Robert Culkin passed away peacefully at 5am today at the age of 100.
Born during the First World War, Culkin moved to Sydney in 1944 from Wellington, in country NSW. He trialled with South Sydney but was persuaded by friends to take up refereeing instead.
It’s been 72 years since he first blew a whistle, but his impact on the game has not been lost.
Still in possession of his original referee’s ticket, Culkin was the oldest living grade referee, the oldest living member of the NSWRLRA and the oldest living member of the Men of League Foundation.
NRL CEO Todd Greenberg earlier this year described Culkin as a “true rugby league treasure” and recalled meeting him at the 70th anniversary of the All Schools Tournament in Penrith two years ago; 68 years after he refereed at the inaugural event. “This game constantly celebrates milestones of players and officials, but I can tell you that celebrating this tomorrow, for you, 100 is an absolute first,” he said.
“I was very keen to stay in the game and I thought being a referee looked pretty good to me,” Mr Culkin said in an interview this year with NRL.com
“The Sydney Cricket Ground remains the most special ground for me. As younger referees, we said that you weren’t a referee until you’d done a game at the SCG.
“One of my favourite players over the years was Mal Meninga because he’s big and strong. It’s very hard to pick the best team, but Souths always had a good side.”
Having seen the game evolve over the decades, Culkin said he would have done just done fine in the modern era without the assistance of technology.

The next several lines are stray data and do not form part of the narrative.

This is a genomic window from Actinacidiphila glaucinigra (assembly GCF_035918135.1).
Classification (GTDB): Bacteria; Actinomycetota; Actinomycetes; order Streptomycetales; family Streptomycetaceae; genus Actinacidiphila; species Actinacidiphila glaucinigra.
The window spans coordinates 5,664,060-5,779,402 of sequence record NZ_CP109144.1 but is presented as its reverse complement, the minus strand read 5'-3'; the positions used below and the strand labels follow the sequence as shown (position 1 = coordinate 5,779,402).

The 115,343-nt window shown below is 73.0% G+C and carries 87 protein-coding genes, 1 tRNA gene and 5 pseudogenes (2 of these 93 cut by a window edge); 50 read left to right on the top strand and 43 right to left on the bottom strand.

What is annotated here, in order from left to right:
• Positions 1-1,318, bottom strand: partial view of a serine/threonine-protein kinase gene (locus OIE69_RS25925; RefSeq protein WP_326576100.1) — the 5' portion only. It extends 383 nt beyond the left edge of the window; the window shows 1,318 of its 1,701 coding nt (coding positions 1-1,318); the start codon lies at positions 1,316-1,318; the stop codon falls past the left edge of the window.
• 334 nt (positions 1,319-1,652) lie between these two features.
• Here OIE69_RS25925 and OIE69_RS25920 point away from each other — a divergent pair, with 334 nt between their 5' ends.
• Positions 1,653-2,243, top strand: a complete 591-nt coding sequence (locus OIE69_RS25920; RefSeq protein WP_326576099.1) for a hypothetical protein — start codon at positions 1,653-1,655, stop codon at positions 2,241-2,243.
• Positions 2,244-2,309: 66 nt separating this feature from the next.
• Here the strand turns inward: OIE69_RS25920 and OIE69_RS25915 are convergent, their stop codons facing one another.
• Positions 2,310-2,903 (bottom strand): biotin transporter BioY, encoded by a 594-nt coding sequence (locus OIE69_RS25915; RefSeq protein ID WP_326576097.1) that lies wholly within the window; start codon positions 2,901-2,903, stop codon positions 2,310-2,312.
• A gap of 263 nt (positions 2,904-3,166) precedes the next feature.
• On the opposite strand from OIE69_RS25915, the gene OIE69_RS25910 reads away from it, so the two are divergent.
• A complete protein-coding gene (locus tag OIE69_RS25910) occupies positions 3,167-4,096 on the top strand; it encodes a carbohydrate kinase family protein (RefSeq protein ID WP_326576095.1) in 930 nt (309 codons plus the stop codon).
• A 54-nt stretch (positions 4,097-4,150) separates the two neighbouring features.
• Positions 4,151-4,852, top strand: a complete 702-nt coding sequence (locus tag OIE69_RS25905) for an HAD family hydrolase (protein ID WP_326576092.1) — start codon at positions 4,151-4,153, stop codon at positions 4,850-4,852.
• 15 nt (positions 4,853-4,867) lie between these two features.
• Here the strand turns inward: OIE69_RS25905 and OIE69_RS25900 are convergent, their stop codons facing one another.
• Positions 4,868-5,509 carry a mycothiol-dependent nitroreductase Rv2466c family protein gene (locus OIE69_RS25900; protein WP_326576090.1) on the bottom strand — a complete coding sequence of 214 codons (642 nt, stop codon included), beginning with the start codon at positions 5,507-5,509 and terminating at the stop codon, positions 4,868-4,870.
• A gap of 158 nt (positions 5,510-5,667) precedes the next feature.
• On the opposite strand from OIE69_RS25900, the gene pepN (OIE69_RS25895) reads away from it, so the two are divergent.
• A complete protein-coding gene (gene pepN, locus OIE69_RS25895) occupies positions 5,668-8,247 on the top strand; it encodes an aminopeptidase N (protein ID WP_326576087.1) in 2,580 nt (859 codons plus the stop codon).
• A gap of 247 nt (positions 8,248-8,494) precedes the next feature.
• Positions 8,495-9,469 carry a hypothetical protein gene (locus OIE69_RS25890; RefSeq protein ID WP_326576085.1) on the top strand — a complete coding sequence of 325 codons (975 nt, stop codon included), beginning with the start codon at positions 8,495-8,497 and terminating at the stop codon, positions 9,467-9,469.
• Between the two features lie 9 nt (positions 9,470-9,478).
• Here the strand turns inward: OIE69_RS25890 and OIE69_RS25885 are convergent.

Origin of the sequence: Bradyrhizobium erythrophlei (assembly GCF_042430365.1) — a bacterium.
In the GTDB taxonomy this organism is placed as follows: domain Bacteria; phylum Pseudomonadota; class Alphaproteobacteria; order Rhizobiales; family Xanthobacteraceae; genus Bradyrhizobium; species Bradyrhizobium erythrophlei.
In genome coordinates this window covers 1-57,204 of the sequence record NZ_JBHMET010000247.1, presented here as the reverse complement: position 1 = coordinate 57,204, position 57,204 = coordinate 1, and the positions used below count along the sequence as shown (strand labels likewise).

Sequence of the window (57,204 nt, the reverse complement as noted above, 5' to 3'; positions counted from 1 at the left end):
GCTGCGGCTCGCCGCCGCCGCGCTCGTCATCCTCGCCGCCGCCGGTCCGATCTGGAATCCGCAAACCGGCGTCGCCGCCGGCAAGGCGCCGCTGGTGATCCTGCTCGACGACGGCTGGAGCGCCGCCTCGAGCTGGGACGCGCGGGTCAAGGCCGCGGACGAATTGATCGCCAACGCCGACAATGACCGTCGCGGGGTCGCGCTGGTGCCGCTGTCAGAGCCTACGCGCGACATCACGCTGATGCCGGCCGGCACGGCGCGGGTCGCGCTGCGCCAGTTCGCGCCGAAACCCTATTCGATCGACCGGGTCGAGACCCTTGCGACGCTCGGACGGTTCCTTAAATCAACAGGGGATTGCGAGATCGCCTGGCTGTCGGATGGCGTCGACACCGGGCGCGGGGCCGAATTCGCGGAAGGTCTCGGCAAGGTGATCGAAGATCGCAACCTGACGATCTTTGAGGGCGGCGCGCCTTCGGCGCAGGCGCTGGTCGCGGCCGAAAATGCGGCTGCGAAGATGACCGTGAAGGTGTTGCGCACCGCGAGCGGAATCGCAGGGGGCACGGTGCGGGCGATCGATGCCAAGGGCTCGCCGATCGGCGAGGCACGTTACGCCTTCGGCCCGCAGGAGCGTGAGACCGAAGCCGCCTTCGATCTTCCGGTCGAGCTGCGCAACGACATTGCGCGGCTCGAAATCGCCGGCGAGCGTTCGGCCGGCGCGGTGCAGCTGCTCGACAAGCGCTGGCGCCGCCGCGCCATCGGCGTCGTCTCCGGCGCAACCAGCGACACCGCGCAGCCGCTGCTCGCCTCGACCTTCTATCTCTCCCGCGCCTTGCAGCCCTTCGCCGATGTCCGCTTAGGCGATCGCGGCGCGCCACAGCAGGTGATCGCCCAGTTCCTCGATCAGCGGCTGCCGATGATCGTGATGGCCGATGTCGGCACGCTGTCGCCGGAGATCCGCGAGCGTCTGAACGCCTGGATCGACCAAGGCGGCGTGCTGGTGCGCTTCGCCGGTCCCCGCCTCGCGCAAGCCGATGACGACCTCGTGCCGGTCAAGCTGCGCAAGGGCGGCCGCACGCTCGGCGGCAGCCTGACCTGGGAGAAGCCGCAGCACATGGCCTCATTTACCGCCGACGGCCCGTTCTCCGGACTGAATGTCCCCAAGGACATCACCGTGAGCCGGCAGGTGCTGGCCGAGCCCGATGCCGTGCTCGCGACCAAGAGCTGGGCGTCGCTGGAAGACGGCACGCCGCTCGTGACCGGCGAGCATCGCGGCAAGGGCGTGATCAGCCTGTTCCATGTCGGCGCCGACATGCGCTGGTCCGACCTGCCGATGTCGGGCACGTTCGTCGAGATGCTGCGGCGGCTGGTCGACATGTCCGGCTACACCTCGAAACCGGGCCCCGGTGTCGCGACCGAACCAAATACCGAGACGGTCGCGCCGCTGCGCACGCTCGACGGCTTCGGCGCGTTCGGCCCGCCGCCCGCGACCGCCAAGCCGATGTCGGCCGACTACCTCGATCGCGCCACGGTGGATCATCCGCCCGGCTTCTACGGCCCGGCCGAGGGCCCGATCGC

When asked who the best official was during his time as a referee, Mr Culkin cheekily replied: “I’d have to back myself.”
Robert Culkin handed out the referee jersey’s prior to the third State of Origin in 2016.
“In July, 1916, the Anzacs were preparing to go into action on the Western Front in WWI, and rugby league was a fledgling game trying to negotiate its first decade in Australia,” referee Gerard Sutton said.
“At that same time, Robert Culkin was born. One hundred years have passed since then, and for most of that century, Robert has lived and loved our game.
“It’s because of Robert and men like him that we have the opportunity to be professional referees in 2016.
“Refereeing at the elite level can sometimes be a bit of an isolating experience. There aren’t too many people who know what it’s like to be in that furnace.
“Having Robert here today reminds us that we’re just the latest in a long line of officials stretching back to 1908; officials who faced the same pressures, criticism and scrutiny as us, and who chose do the job anyway to the very best of their ability and with integrity.
“Robert and his colleagues dug the well that we drink from.
“If future generations of rugby league referees look back at us – the current guys – with even the smallest amount of respect and reverence that we hold for you, then we’ll be very happy.”